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   Chapter 9 No.9

The Trumpeter Swan By Temple Bailey Characters: 7074

Updated: 2017-11-30 00:05


From the porch of the Country Club, George Dalton had seen the Judge's party at luncheon. According to George's lexicon no one who could afford to go to the club would eat out of a basket. He rather blushed for Becky that she must sit there in the sight of everybody and share a feast with a shabby old Judge, a lean and lank stripling with straight hair, a lame duck of an officer, and two middle-aged women, who made spots of black and purple on the landscape. Like Oscar, George's ideas of life had to do largely with motor cars and yachts, and estates on Long Island, palaces at Newport and Lenox and Palm Beach. During the war he had served rather comfortably in a becoming uniform in the Quartermaster's Department in Washington. Now that the war was over, he regretted the becomingness of the uniform. He felt to-day, however, that there were compensations in his hunting pink. He was slightly bronzed and had blue eyes. He was extremely popular with the women of the Waterman set, but was held to be the especial property of Madge MacVeigh.

Madge had observed his interest in the party on the hill.

"George," she said, "what are you looking at?"

"I am looking at those people who are picnicking. They probably have ants in the salad and spiders in their coffee."

"They are getting more out of it than you and I," said Madge.

"How getting more?"

"We are tired of things, Georgie-Porgie."

"Speak for yourself, Madge."

"I am speaking for both of us. You are tired of me, for example."

"My dear girl, I am not."

"You are. And I am tired of you. It's not your fault, and it's not mine. It is the fault of any house-party. People see too much of each other. I am glad I am going away to-morrow, and you'll be glad. And when we have been separated a month, you will rush up to see me, and say you couldn't live without me."

She dissected him coolly. Madge had a modern way of looking at things. She was not in the least sentimental. But she had big moments of feeling. It was because of this deep current which swept her away now and then from the shallows that she held Dalton's interest. He never knew in what mood he should find her, and it added spice to their friendship.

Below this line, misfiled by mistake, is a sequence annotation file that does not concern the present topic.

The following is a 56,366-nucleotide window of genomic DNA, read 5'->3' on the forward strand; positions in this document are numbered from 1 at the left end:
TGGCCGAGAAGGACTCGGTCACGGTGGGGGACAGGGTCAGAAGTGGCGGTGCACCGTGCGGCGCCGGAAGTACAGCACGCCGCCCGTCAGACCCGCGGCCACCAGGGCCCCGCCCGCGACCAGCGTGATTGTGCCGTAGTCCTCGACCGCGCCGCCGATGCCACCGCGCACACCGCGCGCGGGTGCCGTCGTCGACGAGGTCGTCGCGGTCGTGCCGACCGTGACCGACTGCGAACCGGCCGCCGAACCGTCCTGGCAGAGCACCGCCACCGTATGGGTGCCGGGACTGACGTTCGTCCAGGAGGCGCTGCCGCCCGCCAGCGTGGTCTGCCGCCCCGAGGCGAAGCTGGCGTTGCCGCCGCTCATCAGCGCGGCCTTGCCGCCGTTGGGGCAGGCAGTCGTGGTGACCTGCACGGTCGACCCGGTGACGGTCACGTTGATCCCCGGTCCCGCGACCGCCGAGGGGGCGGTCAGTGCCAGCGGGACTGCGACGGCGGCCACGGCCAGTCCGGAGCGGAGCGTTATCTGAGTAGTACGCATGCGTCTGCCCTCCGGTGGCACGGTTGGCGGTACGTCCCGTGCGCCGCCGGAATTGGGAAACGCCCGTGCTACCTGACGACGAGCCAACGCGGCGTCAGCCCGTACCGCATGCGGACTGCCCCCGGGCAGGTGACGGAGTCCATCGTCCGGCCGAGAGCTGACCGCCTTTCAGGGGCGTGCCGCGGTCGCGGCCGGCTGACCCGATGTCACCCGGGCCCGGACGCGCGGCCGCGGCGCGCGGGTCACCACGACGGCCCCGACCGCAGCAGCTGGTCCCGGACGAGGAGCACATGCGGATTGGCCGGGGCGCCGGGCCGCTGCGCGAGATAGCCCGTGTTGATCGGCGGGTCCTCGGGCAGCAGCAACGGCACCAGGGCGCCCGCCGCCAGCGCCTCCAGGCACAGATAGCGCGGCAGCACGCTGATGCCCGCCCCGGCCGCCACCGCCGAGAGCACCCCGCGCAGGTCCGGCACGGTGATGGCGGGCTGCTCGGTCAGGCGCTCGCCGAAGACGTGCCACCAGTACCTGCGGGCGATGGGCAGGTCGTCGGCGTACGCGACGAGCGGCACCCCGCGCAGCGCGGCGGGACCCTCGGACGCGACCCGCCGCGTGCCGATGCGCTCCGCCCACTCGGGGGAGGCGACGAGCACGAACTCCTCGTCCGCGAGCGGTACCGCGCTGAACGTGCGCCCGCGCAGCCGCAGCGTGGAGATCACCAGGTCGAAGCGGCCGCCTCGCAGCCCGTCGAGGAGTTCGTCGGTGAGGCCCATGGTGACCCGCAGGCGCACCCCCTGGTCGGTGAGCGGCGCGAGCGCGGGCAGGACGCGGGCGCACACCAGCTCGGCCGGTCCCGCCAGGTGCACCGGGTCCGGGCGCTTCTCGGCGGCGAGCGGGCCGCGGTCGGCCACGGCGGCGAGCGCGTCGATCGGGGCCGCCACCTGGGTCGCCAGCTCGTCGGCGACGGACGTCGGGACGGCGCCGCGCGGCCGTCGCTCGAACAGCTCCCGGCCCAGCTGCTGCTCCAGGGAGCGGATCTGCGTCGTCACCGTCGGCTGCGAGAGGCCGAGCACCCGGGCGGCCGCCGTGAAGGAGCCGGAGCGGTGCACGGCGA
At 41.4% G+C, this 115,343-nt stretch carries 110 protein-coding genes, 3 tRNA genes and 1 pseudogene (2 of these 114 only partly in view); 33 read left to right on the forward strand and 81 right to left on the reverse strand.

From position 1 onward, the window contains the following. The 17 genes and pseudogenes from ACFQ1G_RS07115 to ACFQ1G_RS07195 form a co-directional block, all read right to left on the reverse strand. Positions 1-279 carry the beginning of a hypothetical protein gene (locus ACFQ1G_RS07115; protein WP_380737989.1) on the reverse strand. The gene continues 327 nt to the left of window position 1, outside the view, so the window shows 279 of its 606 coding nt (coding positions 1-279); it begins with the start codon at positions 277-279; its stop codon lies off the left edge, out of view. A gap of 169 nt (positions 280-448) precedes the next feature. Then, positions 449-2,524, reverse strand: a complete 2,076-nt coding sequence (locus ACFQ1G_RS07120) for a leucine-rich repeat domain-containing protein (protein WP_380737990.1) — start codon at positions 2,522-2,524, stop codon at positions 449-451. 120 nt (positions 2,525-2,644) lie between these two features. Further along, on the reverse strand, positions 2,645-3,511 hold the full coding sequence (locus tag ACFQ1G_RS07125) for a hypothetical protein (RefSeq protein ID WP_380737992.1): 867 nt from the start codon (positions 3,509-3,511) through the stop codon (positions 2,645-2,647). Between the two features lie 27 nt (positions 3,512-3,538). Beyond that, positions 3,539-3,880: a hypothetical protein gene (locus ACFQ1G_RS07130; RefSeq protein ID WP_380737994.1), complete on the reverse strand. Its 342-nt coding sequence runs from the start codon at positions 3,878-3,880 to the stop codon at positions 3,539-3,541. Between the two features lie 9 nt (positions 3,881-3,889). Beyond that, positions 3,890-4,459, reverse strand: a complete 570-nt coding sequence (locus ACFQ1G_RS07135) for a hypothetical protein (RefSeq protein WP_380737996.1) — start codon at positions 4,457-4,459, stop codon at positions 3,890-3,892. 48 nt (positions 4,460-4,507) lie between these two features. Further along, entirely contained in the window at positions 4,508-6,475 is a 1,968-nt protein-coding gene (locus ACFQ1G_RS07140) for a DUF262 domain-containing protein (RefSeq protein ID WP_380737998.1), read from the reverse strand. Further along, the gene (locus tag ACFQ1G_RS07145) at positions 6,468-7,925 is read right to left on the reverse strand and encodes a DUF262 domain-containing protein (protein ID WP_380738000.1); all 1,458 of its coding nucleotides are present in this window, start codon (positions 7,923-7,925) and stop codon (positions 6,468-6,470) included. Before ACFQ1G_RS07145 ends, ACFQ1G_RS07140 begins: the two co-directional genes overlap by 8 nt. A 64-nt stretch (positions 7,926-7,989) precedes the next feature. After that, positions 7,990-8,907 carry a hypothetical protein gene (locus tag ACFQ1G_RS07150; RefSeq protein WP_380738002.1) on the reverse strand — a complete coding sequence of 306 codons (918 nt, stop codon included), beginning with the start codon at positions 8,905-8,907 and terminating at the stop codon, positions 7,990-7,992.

"I didn't know you were going to-morrow."

"Neither did I till this morning, but I am bored to death, Georgie."

She did not look it. She was long-limbed, slender, with heavy burned-gold hair, a skin which was pale gold after a July by the sea. The mauve of her dress and hat emphasized the gold of hair and skin. Some one had said that Madge MacVeigh at the end of a summer gave the effect of a statue cast in new bronze. Dalton in the early days of their friendship had called her his "Golden Girl." The name had stuck to her. She had laughed at it but had liked it. "I should hate it," she had said, "if I were rich. Perhaps some day some millionaire will turn me into gold and make it true."

"Just because you are bored to death," Dalton told her, "is no reason why you should accuse me of it."

"It isn't accusation. It's condolence. I am sorry for both of us, George, that we can't sit there under the trees and eat out of a basket and have spiders and ants in things and not mind it. Here we are in the land of Smithfield hams and spoon-bread and we ate canned lobster for lunch, and alligator pear salad."

"Baked ham and spoon-bread-for our sins?"

"It is because you and I have missed the baked ham and spoon-bread atmosphere, that we are bored to death, Georgie. Everything in our lives is the same